The other day rummaging through the fridge looking for leftovers to take to work I come across a small tupperware container holding two lonely pieces of cooked cauliflower. Not recognising it from recent meals I hold up the container to Peta, my wife.
“What’s this?” I ask.
“That’s cauliflower,” she replies casually.
“Where’d it come from?”
“That old one at the bottom?”
“Yeah, that one.”
I bite into a piece, it tastes really good, even cold.
“How’d you cook it?”
“With oil and salt.”
“When was that?”
“Yesterday, for lunch.”
“You don’t usually like cauliflower?”
“No, I usually don’t.”
“There’s not much left?”
“No, there isn’t.”
“Hmmm,” I say.
On hearing Peta’s story I feel several distinct emotions – firstly joy that a vegetable in danger of being thrown out has been rescued (generally at the bottom of veggie crisper you will find an old cauliflower accompanied by a few soft beetroot destined to be thrown out). Second there’s satisfaction; that by eating almost a whole cauliflower (which previously she didn’t enjoy) in a single sitting, my partner of many years still has the capacity to surprise me . And lastly there is melancholy (sorry, no pun intended), as I remember back to my childhood and the trauma of gagging down my over-boiled cauliflower before being allowed to leave the table (if only we’d known you could actually make cauliflower delicious, think of all the time, distress and cauliflower we’d have saved).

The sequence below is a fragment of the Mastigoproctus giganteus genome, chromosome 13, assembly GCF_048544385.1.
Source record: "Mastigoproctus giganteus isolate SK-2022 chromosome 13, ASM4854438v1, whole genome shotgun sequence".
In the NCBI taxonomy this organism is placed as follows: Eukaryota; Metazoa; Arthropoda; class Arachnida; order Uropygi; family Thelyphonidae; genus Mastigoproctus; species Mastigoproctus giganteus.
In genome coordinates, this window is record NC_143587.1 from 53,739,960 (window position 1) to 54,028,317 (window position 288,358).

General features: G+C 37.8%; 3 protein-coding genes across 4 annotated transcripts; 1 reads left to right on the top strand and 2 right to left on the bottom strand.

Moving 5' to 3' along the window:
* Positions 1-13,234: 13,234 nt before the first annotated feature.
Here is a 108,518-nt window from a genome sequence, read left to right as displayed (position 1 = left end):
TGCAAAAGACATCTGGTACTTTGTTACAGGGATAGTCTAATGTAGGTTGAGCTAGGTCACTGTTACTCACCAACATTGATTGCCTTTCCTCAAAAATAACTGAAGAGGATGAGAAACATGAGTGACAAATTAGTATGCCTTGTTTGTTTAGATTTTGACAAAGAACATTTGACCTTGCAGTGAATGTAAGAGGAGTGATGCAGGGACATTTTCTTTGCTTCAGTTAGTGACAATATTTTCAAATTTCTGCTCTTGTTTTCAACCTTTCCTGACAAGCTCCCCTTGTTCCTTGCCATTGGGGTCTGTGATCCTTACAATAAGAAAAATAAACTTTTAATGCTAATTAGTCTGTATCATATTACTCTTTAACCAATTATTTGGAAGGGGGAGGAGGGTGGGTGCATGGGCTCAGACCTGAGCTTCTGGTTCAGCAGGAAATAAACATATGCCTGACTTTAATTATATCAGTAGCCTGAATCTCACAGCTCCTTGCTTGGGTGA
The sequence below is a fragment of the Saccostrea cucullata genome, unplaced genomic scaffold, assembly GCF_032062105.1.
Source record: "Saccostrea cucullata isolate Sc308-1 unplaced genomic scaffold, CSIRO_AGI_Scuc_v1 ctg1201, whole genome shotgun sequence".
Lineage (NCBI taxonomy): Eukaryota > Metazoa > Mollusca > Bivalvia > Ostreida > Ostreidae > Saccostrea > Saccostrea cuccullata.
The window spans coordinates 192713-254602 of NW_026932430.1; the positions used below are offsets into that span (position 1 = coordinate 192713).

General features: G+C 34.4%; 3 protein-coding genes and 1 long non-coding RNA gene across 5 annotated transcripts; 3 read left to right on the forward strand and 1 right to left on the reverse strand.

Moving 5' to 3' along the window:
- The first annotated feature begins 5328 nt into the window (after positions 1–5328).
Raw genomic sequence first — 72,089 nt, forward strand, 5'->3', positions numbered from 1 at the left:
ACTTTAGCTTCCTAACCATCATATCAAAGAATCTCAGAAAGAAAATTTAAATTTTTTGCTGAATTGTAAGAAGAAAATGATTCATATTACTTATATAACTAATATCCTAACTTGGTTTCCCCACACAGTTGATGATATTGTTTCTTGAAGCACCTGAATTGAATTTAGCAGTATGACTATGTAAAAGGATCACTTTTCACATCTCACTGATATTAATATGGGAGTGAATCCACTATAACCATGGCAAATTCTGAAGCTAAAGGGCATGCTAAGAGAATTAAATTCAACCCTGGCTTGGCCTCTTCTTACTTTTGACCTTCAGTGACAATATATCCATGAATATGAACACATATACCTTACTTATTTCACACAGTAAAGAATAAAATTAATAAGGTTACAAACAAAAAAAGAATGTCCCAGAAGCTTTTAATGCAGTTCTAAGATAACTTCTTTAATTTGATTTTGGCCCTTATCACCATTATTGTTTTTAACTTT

Like most important facts – food waste facts are alarming. In Australia we throw out a lot of food – every year about 350kgs per household – which is the equivalent to an average wooden power pole or a third of a small car like an Hyundai i30. The biggest subset in the food waste picture is fresh fruit and veg, and at an educated guess I’d say the biggest subset of the fruit and veg subset would have to be cauliflower. But it’s not just the wastefulness part of food waste and all the landfilling etc that gets me most, it’s all the effort the cauliflower farmers, distributers, and retailers put into growing, picking, packing, transporting, refrigerating, displaying and packing again – all for nought. It’s a kind of daily tragedy.
But if, we can find ways to stretch our thinking, to look beyond what we think we like, to surprise ourselves and our significant others and make previously unloved food not just edible but delicious, then we’re part of the way to reducing our annual food waste to far lower equivalent weights – down from a third of an i30 to perhaps one of those Dutch Electric bikes, that are a bit heavier than a normal bike. Small things, always the small things.